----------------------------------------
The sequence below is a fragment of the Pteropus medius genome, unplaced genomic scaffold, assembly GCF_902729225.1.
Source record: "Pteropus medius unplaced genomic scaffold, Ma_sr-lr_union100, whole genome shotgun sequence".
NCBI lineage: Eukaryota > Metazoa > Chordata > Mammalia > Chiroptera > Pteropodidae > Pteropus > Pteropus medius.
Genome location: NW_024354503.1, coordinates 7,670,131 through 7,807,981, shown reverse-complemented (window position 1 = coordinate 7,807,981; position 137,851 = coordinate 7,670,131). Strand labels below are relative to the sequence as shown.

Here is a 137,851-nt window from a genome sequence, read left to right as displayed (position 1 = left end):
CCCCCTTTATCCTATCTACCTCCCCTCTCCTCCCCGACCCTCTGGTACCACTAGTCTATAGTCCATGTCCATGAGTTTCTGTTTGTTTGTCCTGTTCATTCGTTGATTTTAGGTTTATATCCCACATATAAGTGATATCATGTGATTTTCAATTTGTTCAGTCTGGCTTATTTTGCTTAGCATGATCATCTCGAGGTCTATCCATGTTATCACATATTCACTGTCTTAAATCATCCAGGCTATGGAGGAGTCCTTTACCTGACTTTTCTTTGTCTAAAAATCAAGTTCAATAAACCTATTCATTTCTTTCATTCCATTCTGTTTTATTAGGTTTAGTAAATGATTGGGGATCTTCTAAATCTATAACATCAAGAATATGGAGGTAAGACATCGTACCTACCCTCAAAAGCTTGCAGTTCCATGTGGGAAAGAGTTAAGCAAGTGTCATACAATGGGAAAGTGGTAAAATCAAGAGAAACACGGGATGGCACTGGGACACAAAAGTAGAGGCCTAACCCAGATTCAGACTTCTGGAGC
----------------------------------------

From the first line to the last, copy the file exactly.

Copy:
The sequence below is a fragment of the Pteropus medius genome, unplaced genomic scaffold, assembly GCF_902729225.1.
Source record: "Pteropus medius unplaced genomic scaffold, Ma_sr-lr_union100, whole genome shotgun sequence".
NCBI lineage: Eukaryota > Metazoa > Chordata > Mammalia > Chiroptera > Pteropodidae > Pteropus > Pteropus medius.
Genome location: NW_024354503.1, coordinates 7,670,131 through 7,807,981, shown reverse-complemented (window position 1 = coordinate 7,807,981; position 137,851 = coordinate 7,670,131). Strand labels below are relative to the sequence as shown.

Here is a 137,851-nt window from a genome sequence, read left to right as displayed (position 1 = left end):
CCCCCTTTATCCTATCTACCTCCCCTCTCCTCCCCGACCCTCTGGTACCACTAGTCTATAGTCCATGTCCATGAGTTTCTGTTTGTTTGTCCTGTTCATTCGTTGATTTTAGGTTTATATCCCACATATAAGTGATATCATGTGATTTTCAATTTGTTCAGTCTGGCTTATTTTGCTTAGCATGATCATCTCGAGGTCTATCCATGTTATCACATATTCACTGTCTTAAATCATCCAGGCTATGGAGGAGTCCTTTACCTGACTTTTCTTTGTCTAAAAATCAAGTTCAATAAACCTATTCATTTCTTTCATTCCATTCTGTTTTATTAGGTTTAGTAAATGATTGGGGATCTTCTAAATCTATAACATCAAGAATATGGAGGTAAGACATCGTACCTACCCTCAAAAGCTTGCAGTTCCATGTGGGAAAGAGTTAAGCAAGTGTCATACAATGGGAAAGTGGTAAAATCAAGAGAAACACGGGATGGCACTGGGACACAAAAGTAGAGGCCTAACCCAGATTCAGACTTCTGGAGC